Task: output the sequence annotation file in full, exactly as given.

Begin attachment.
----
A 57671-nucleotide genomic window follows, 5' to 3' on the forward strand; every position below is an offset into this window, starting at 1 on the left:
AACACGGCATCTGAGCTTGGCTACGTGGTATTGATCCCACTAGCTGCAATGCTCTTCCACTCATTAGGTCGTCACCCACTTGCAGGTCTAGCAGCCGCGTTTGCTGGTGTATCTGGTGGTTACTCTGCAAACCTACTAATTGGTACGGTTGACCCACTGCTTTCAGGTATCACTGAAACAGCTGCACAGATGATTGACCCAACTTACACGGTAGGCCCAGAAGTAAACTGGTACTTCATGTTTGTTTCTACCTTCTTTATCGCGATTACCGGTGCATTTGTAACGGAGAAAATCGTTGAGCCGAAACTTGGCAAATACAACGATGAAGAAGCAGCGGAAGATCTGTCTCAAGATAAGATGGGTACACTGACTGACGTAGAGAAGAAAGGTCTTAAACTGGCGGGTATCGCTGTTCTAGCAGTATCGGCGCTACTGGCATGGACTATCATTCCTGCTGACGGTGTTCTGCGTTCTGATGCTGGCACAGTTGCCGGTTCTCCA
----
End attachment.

A 57671-nucleotide genomic window follows, 5' to 3' on the forward strand; every position below is an offset into this window, starting at 1 on the left:
AACACGGCATCTGAGCTTGGCTACGTGGTATTGATCCCACTAGCTGCAATGCTCTTCCACTCATTAGGTCGTCACCCACTTGCAGGTCTAGCAGCCGCGTTTGCTGGTGTATCTGGTGGTTACTCTGCAAACCTACTAATTGGTACGGTTGACCCACTGCTTTCAGGTATCACTGAAACAGCTGCACAGATGATTGACCCAACTTACACGGTAGGCCCAGAAGTAAACTGGTACTTCATGTTTGTTTCTACCTTCTTTATCGCGATTACCGGTGCATTTGTAACGGAGAAAATCGTTGAGCCGAAACTTGGCAAATACAACGATGAAGAAGCAGCGGAAGATCTGTCTCAAGATAAGATGGGTACACTGACTGACGTAGAGAAGAAAGGTCTTAAACTGGCGGGTATCGCTGTTCTAGCAGTATCGGCGCTACTGGCATGGACTATCATTCCTGCTGACGGTGTTCTGCGTTCTGATGCTGGCACAGTTGCCGGTTCTCCA